Two Good Projects

Thursday, March 26, 2009

A week or two ago, my friend Claudia told me about a project her friend Kim O’Donnel at the Washington Post‘s Mighty Appetite blog was doing—Eating Down the Fridge.

I love this project! It’s over now (it was a week-long community project), but you can read about how it turned out for everyone.

I find it stressful to have too much food around, so I don’t tend to get a lot built up. Also I occasionally have what I think of as “weird meal night” where I eat whatever little bits of leftovers I have regardless of how well they go with each other—I might have a meal consisting of leftover pancakes and mashed potatoes and cottage cheese (or whatever).

So that project wouldn’t work all that well for me, but I know that a lot of people end up with all sorts of things in their pantry and freezer and fridge and then just kind of forget about them and keep buying new stuff. I think doing your own personal Eating Down the Fridge project every couple months is probably a good idea. (Unless you’re actually living an Eating Down the Fridge project, in which case you should just try to make the best of it. And maybe read How to Cook a Wolf for inspiration. I promise, it will make you feel better.)

Also when I got back last night from my trip to New York City (I was up there filming with Rachel Ray for her series on the Smartest $avers in America, and it’s airing TOMORROW — Friday 3/26, check your local listings) I got on the shuttle bus to get to the parking lot and I said hi to the driver as I got on, and there were no other passengers on the bus yet, so I moved toward the back and put my stuff down and he said, “What are you doing going all the way back there? Sit up here so you can talk to me.” And I laughed and thought, “I’m definitely not in New York City anymore.”

So I was talking to the driver and I told him about Rachel Ray and my project, and when I got off the bus, a couple with a sweet little baby who were also going back to their car asked what was the name of my blog and I told them and we started talking because he said he’s working on a book about wasted food and everything that gets thrown away.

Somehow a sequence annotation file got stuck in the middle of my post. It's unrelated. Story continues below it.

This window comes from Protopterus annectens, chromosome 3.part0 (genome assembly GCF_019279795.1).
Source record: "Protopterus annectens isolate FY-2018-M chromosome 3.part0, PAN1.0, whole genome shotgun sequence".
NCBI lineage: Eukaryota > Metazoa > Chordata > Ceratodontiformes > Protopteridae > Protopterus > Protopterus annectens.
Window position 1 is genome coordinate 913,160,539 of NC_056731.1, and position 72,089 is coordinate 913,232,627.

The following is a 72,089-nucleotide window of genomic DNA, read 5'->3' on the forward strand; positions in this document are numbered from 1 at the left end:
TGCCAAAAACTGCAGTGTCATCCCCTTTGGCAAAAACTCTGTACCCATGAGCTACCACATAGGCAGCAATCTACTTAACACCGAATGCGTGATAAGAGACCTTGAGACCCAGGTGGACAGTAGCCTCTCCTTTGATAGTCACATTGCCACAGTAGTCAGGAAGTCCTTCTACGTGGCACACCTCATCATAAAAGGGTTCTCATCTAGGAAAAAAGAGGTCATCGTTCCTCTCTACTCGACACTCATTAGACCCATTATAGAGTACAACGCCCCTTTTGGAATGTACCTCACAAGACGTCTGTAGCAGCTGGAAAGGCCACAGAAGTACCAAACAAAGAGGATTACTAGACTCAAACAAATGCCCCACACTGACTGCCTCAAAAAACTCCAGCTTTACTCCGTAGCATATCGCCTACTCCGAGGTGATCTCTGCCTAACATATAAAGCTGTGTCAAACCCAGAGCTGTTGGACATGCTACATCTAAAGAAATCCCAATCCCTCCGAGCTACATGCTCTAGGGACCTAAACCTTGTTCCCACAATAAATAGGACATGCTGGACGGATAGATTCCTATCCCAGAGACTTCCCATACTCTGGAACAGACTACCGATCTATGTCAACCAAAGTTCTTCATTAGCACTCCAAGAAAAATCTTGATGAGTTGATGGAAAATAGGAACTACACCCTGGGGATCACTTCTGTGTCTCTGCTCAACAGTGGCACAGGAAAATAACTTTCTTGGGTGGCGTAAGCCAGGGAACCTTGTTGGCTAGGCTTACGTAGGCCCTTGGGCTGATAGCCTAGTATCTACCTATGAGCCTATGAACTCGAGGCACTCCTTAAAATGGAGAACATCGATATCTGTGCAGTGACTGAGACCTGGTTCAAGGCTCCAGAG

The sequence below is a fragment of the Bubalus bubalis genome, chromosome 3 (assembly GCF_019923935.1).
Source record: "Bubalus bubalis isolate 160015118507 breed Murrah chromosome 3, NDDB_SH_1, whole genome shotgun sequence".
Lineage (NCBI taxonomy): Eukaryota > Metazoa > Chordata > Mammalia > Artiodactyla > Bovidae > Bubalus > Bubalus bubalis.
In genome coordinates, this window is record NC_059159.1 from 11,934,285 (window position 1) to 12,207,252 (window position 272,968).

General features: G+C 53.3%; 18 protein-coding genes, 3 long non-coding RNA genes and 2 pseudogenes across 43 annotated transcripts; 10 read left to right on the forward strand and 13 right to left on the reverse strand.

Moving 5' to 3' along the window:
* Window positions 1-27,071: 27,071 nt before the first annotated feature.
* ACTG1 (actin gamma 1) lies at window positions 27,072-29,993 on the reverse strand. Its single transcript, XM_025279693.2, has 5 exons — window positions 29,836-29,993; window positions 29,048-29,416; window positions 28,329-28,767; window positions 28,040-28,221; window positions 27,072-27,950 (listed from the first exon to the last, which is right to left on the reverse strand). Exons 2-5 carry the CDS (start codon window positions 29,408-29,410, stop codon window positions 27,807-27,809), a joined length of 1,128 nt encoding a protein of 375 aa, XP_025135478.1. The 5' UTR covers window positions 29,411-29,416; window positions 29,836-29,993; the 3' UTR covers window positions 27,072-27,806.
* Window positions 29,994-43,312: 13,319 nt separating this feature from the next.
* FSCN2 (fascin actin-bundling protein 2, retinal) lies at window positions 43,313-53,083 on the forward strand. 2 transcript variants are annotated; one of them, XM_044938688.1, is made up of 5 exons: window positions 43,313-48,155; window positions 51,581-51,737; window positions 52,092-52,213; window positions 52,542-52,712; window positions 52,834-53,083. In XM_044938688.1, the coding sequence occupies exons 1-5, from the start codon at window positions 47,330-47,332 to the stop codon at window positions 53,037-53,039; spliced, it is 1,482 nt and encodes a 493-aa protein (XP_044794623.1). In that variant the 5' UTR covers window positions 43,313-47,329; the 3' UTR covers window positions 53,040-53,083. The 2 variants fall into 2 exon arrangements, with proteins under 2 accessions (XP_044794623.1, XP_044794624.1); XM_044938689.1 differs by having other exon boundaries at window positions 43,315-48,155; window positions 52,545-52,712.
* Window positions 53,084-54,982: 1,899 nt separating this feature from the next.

I said that was so funny since my top tip for saving money that I gave to Rachel Ray was DON’T THROW FOOD AWAY. (Yes, I know, this is completely revolutionary—so revolutionary that I need to be put in front of a national television audience to say it.)

His name is Jonathan Bloom and his project looks great, check it out at WastedFood.com.

9 Responses to “Two Good Projects”


  1. I’m really glad our paths crossed, Rebecca. It was neat hearing about your project and left me with a nice sense of community. I’ll be tuning in to watch my first ever episode of Rachel Ray tomorrow!

    Thanks for the linkage; let’s be in touch, you know, once your media blitz concludes.

  2. Heather Says:

    Oh wow, what coincidence that two of my favorite food bloggers meet on a bus in North Carolina and swap stories about their respective big projects! I think my foodie-obsessed world just shook. Should we all move to NC? =)

  3. Tom Says:

    I really enjoyed reading about your experiment. Keep us inspired & posted on your minimalist approach. It’s cool to see the plain glass bowls & jars in your photos. What is in your minimally kitchen? Any more recipes you can pass on? The split pea soup is perfect.


  4. Coincidently I just did this myself just recently. I ended up gathering so much forgotten food in my pantry that I haven’t gone grocery shopping in about 3 weeks, apart from picking up a few fresh or very inexpensive sale items. I think if we cleaned out the fridge and pantry every few weeks, we wouldn’t have this problem of overabundance. North Americans are the biggest food wasters in the world, we’re so gluttonous compared to other countries and cultures. Quite sad isn’t it?

  5. T Says:

    I would like your recipe for the stir fry you showed on the Racheal Ray show. Thanks, T

  6. lessisenough Says:

    I didn’t actually use a recipe, because I didn’t have ingredients for the sauce so it was pretty basic — I just chopped up garlic, carrots, onions, cabbage, and stir-fried those and then added cooked pasta and stir-fried that together.

    Here’s a link to a recipe I found on a Japanese culture website.

    http://web-japan.org/kidsweb/cook/okonomiyaki/okonomiyaki04.html

    There are other recipes out there but this one was the simplest I found, and was the most like what my friend who had lived in Japan told me.

  7. T Says:

    Thanks, I’ll try it!


  8. I’m sorry that I missed seeing you on Rachel Ray.

    I was busy, out having my arms poked full of holes so that someone can check my cholesterol or some damned thing.


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